Since I”m having problems with armscyes and sleeves, I purchased both Peggy Sagers’ Sleeves DVD and Suzy Furer’s Craftsy Class Pattern Making And Design: Creative Sleeves. I don’t want to draft patterns but maybe if I understand how the are drafted, I can make better fitting and alteration decisions. I also thought maybe making slopers for each of the basic styles I wear, would provide me a short cut to fitting new patterns. I already have a woven sloper, a knit sloper and a sleeveless sloper. How about adding a kimono sloper, dropped sleeve, dartless block etc. IOW shapes that I sew over and over but make different through the use of different necklines, embellishments and other easy details. Finally all these murky thoughts floating through my head coalesced into working with dartless block for woven fabrics immediately. I plan to develop a dartless block from my bodice sloper for woven fabrics and then test to see if it can be used to quickly adapt a similar pattern. You see, the CLD patterns I really love all seem to be semi-to-loosely fitting, straight sides (or minimal shaping), slightly dropped shoulders and vented hems often just above tunic length. Invariably, they are easy wearing garments, comfortable and can be appropriate for a range of activities all the way from camping in the pines to the opera house.
For this first version, I’m targeting moving the darts without adding flare or ease else where and I want a long sleeve that is comfortable to wear. I started by tracing my sloper and evaluating the changes I thought would be needed.
- The Sleeve:
- The sleeve of my woven bodice almost fits. In a non-stretch fabric, the sleeve is tight across my forearm. The camp shirt sleeve is comfortable so I compared the two. I decided to add 1/2 ease evenly to the sleeve.
- I sliced the pattern from hem through shoulder point; spread the two resulting pieces apart 1/2″ and taped them into place over a strip of tissue.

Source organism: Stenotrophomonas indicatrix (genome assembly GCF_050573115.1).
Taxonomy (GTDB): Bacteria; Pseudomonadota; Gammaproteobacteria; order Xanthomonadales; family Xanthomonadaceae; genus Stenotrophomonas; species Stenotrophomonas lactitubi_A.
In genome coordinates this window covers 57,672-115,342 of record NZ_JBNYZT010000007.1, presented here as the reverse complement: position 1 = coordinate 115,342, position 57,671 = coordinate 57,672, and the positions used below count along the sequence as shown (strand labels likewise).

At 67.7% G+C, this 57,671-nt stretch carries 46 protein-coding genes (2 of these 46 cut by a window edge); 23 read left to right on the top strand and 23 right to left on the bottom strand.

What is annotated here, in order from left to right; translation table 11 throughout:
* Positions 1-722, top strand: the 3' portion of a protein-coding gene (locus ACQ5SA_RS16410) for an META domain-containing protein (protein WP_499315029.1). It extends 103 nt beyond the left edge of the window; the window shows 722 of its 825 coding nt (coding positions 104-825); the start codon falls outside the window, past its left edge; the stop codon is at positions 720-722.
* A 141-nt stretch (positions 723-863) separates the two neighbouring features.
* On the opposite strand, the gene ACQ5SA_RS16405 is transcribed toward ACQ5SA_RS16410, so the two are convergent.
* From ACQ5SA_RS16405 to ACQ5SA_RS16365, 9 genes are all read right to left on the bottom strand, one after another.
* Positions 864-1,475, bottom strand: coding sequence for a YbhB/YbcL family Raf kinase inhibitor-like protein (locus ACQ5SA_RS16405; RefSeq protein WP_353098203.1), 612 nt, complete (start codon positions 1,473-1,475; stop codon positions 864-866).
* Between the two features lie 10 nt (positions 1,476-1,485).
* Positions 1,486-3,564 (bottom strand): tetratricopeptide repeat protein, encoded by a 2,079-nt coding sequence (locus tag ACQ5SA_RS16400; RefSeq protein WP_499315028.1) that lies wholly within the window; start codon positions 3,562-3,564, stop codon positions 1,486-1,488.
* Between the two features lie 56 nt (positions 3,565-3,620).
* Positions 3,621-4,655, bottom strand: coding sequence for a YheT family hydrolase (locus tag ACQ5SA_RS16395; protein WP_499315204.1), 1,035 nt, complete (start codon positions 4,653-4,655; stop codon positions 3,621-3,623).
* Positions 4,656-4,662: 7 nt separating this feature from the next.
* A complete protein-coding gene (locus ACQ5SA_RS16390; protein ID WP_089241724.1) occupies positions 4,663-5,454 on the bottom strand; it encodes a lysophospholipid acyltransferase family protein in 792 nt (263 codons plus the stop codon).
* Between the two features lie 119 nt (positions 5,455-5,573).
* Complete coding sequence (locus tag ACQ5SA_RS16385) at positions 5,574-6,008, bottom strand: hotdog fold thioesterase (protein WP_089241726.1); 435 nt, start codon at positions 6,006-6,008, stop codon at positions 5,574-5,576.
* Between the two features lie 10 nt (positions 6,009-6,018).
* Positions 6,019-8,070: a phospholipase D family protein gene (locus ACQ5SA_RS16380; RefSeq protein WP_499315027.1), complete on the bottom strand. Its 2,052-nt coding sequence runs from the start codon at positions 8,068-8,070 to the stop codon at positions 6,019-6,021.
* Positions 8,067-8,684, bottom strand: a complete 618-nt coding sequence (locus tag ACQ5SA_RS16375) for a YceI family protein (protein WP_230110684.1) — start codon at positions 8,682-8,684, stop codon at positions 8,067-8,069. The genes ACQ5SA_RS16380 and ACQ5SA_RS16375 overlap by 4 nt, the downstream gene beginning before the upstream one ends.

- The Back:
- I’m ignoring the vertical waist dart. Not trying to move it, rotate or anything else. There could be times I would want to stitch that dart and times that I don’t.
- The other dart on the back is at the shoulder. I moved it to the shoulder point and then removed it. Just sliced it off .
- The Front
- Also ignoring the vertical waist dart in front. Again, there are times I might want a little extra fitting at the waist. Until that time, not stitching the dart gives me more ease.
- I extended the fold line of the bust dart all the way to center front. Didn’t like my first line and drew a second before slicing from side seam to center front along that line. I overlapped the legs of the bust dart which created bunny ears at the side but more importantly the center front was no longer vertical. It was bent at an angle. Heavens! I’m using the Margolis book as my guide. It neither mentions the fact that angle must form or how to make the CF once again vertical.
- I opted to draw a vertical line from neck to hem and slice off the long diamond that appears.
- OK I’ve got my CF vertical again but I know I’ve lost valuable ease. I measure the diamond at its widest and add that amount evenly along the side seam.
- I’ve also removed some ease across the upper bodice and try to compensate by adding at the armscye curve before trimming all the edges evenly
I walk shoulder seams and side seams finding that my front is some how slightly longer from under arm to waist than on the back. I don’t understand why. When I stitch the dart the side seams are the same length. Why is it that when overlapped the side becomes longer? I trim the excess length from the side seam at the underarm.
I let my new pattern sit overnight while I try to think of what else to do.
This will be a series of posts written as I work through and document my process of converting a darted block to a dartless block. IOW come back tomorrow for another installment.